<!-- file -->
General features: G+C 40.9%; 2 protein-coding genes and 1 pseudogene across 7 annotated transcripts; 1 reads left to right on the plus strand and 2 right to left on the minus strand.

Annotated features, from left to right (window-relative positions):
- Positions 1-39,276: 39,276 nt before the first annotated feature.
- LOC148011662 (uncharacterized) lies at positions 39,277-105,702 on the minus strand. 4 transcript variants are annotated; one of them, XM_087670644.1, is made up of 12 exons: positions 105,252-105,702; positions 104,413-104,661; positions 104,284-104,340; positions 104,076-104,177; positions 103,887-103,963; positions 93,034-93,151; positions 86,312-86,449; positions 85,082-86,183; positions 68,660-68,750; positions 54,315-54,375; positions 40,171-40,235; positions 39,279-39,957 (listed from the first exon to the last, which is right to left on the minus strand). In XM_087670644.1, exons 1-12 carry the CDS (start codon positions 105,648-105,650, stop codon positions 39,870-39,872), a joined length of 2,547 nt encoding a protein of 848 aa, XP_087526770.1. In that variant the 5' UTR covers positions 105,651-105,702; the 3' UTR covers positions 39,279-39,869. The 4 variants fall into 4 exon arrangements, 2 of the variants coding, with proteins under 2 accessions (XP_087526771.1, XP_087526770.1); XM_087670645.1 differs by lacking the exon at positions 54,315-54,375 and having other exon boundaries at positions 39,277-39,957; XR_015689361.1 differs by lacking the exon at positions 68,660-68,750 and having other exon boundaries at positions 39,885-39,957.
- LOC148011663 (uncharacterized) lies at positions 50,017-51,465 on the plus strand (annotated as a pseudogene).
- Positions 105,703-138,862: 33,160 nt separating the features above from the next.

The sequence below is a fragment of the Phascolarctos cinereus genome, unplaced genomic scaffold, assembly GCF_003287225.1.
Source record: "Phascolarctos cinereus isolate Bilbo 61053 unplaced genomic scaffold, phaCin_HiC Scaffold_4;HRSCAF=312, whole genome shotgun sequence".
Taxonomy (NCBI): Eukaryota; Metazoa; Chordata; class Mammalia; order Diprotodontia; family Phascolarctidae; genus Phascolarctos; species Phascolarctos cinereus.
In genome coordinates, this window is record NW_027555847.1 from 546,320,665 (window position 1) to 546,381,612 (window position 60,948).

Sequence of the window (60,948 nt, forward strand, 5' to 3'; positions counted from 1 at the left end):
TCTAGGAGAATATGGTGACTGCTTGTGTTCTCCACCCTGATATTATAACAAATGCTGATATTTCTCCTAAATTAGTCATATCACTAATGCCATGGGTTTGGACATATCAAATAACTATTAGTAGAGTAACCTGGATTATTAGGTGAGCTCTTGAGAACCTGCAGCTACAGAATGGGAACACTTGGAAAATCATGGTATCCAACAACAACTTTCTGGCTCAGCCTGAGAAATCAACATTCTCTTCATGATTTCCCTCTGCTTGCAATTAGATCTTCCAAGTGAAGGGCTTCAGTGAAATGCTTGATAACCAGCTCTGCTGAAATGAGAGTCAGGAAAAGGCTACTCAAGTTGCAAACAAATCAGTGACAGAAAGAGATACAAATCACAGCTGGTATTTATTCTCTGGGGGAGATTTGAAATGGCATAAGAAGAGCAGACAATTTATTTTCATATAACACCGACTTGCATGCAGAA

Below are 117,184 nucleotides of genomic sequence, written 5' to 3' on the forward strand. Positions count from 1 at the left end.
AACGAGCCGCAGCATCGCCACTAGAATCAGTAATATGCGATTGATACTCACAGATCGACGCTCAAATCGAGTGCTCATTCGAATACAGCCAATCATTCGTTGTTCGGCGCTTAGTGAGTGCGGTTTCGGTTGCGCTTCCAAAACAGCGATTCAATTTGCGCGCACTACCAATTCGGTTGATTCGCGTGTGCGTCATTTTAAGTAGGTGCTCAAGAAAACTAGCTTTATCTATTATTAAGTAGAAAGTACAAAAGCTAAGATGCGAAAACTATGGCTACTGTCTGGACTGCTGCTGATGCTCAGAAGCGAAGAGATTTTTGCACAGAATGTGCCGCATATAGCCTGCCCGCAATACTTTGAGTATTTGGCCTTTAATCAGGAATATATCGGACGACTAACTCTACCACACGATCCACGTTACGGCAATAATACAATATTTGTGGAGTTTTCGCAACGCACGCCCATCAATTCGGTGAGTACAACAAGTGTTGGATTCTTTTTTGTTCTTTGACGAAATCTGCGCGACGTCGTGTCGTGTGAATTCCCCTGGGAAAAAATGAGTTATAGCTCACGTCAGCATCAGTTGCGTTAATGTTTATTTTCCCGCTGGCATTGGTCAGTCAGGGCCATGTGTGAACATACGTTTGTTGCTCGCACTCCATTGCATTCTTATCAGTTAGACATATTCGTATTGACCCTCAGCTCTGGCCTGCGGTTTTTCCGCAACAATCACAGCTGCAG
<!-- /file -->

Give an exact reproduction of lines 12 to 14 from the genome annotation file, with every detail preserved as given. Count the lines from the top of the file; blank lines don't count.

TCTAGGAGAATATGGTGACTGCTTGTGTTCTCCACCCTGATATTATAACAAATGCTGATATTTCTCCTAAATTAGTCATATCACTAATGCCATGGGTTTGGACATATCAAATAACTATTAGTAGAGTAACCTGGATTATTAGGTGAGCTCTTGAGAACCTGCAGCTACAGAATGGGAACACTTGGAAAATCATGGTATCCAACAACAACTTTCTGGCTCAGCCTGAGAAATCAACATTCTCTTCATGATTTCCCTCTGCTTGCAATTAGATCTTCCAAGTGAAGGGCTTCAGTGAAATGCTTGATAACCAGCTCTGCTGAAATGAGAGTCAGGAAAAGGCTACTCAAGTTGCAAACAAATCAGTGACAGAAAGAGATACAAATCACAGCTGGTATTTATTCTCTGGGGGAGATTTGAAATGGCATAAGAAGAGCAGACAATTTATTTTCATATAACACCGACTTGCATGCAGAA

Below are 117,184 nucleotides of genomic sequence, written 5' to 3' on the forward strand. Positions count from 1 at the left end.
AACGAGCCGCAGCATCGCCACTAGAATCAGTAATATGCGATTGATACTCACAGATCGACGCTCAAATCGAGTGCTCATTCGAATACAGCCAATCATTCGTTGTTCGGCGCTTAGTGAGTGCGGTTTCGGTTGCGCTTCCAAAACAGCGATTCAATTTGCGCGCACTACCAATTCGGTTGATTCGCGTGTGCGTCATTTTAAGTAGGTGCTCAAGAAAACTAGCTTTATCTATTATTAAGTAGAAAGTACAAAAGCTAAGATGCGAAAACTATGGCTACTGTCTGGACTGCTGCTGATGCTCAGAAGCGAAGAGATTTTTGCACAGAATGTGCCGCATATAGCCTGCCCGCAATACTTTGAGTATTTGGCCTTTAATCAGGAATATATCGGACGACTAACTCTACCACACGATCCACGTTACGGCAATAATACAATATTTGTGGAGTTTTCGCAACGCACGCCCATCAATTCGGTGAGTACAACAAGTGTTGGATTCTTTTTTGTTCTTTGACGAAATCTGCGCGACGTCGTGTCGTGTGAATTCCCCTGGGAAAAAATGAGTTATAGCTCACGTCAGCATCAGTTGCGTTAATGTTTATTTTCCCGCTGGCATTGGTCAGTCAGGGCCATGTGTGAACATACGTTTGTTGCTCGCACTCCATTGCATTCTTATCAGTTAGACATATTCGTATTGACCCTCAGCTCTGGCCTGCGGTTTTTCCGCAACAATCACAGCTGCAG